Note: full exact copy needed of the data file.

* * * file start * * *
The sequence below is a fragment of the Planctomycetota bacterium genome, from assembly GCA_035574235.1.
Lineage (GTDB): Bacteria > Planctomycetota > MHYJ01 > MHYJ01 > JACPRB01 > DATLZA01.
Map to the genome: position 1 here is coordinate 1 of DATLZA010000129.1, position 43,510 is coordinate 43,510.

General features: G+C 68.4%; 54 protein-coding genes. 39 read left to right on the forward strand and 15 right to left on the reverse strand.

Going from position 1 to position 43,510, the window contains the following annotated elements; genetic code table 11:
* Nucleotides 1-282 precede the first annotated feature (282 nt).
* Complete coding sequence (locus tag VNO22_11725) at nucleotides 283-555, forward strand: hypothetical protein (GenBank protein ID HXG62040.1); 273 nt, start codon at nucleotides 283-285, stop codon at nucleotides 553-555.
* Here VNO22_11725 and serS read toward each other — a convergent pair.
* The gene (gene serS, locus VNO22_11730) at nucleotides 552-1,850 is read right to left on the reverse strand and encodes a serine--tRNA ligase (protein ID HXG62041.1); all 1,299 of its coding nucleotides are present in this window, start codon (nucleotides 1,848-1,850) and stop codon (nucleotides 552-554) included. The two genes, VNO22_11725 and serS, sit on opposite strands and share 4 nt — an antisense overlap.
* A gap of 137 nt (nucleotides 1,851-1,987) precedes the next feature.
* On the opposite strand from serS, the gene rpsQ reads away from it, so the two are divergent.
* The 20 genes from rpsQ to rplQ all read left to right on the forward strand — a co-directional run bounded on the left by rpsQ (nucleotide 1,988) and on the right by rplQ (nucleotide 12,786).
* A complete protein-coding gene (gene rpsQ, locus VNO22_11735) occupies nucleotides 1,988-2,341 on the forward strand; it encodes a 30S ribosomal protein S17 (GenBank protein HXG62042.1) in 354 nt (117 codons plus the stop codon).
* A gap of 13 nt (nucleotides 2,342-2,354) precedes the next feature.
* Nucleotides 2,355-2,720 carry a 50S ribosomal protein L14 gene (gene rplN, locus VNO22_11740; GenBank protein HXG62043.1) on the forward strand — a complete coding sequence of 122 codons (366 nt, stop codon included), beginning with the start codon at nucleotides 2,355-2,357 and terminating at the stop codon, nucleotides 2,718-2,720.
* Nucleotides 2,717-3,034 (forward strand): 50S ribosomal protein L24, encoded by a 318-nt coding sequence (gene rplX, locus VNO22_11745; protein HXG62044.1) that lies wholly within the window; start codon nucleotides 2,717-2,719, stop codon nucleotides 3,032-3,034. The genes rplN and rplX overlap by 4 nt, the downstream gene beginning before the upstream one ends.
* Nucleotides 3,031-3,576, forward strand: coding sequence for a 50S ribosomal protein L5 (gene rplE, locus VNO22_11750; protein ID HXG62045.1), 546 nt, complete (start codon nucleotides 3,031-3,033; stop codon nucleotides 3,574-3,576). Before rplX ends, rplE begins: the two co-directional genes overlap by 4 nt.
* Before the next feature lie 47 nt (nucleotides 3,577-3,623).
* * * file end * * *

The sequence below is a fragment of the Planctomycetota bacterium genome, from assembly GCA_035574235.1.
Lineage (GTDB): Bacteria > Planctomycetota > MHYJ01 > MHYJ01 > JACPRB01 > DATLZA01.
Map to the genome: position 1 here is coordinate 1 of DATLZA010000129.1, position 43,510 is coordinate 43,510.

General features: G+C 68.4%; 54 protein-coding genes. 39 read left to right on the forward strand and 15 right to left on the reverse strand.

Going from position 1 to position 43,510, the window contains the following annotated elements; genetic code table 11:
* Nucleotides 1-282 precede the first annotated feature (282 nt).
* Complete coding sequence (locus tag VNO22_11725) at nucleotides 283-555, forward strand: hypothetical protein (GenBank protein ID HXG62040.1); 273 nt, start codon at nucleotides 283-285, stop codon at nucleotides 553-555.
* Here VNO22_11725 and serS read toward each other — a convergent pair.
* The gene (gene serS, locus VNO22_11730) at nucleotides 552-1,850 is read right to left on the reverse strand and encodes a serine--tRNA ligase (protein ID HXG62041.1); all 1,299 of its coding nucleotides are present in this window, start codon (nucleotides 1,848-1,850) and stop codon (nucleotides 552-554) included. The two genes, VNO22_11725 and serS, sit on opposite strands and share 4 nt — an antisense overlap.
* A gap of 137 nt (nucleotides 1,851-1,987) precedes the next feature.
* On the opposite strand from serS, the gene rpsQ reads away from it, so the two are divergent.
* The 20 genes from rpsQ to rplQ all read left to right on the forward strand — a co-directional run bounded on the left by rpsQ (nucleotide 1,988) and on the right by rplQ (nucleotide 12,786).
* A complete protein-coding gene (gene rpsQ, locus VNO22_11735) occupies nucleotides 1,988-2,341 on the forward strand; it encodes a 30S ribosomal protein S17 (GenBank protein HXG62042.1) in 354 nt (117 codons plus the stop codon).
* A gap of 13 nt (nucleotides 2,342-2,354) precedes the next feature.
* Nucleotides 2,355-2,720 carry a 50S ribosomal protein L14 gene (gene rplN, locus VNO22_11740; GenBank protein HXG62043.1) on the forward strand — a complete coding sequence of 122 codons (366 nt, stop codon included), beginning with the start codon at nucleotides 2,355-2,357 and terminating at the stop codon, nucleotides 2,718-2,720.
* Nucleotides 2,717-3,034 (forward strand): 50S ribosomal protein L24, encoded by a 318-nt coding sequence (gene rplX, locus VNO22_11745; protein HXG62044.1) that lies wholly within the window; start codon nucleotides 2,717-2,719, stop codon nucleotides 3,032-3,034. The genes rplN and rplX overlap by 4 nt, the downstream gene beginning before the upstream one ends.
* Nucleotides 3,031-3,576, forward strand: coding sequence for a 50S ribosomal protein L5 (gene rplE, locus VNO22_11750; protein ID HXG62045.1), 546 nt, complete (start codon nucleotides 3,031-3,033; stop codon nucleotides 3,574-3,576). Before rplX ends, rplE begins: the two co-directional genes overlap by 4 nt.
* Before the next feature lie 47 nt (nucleotides 3,577-3,623).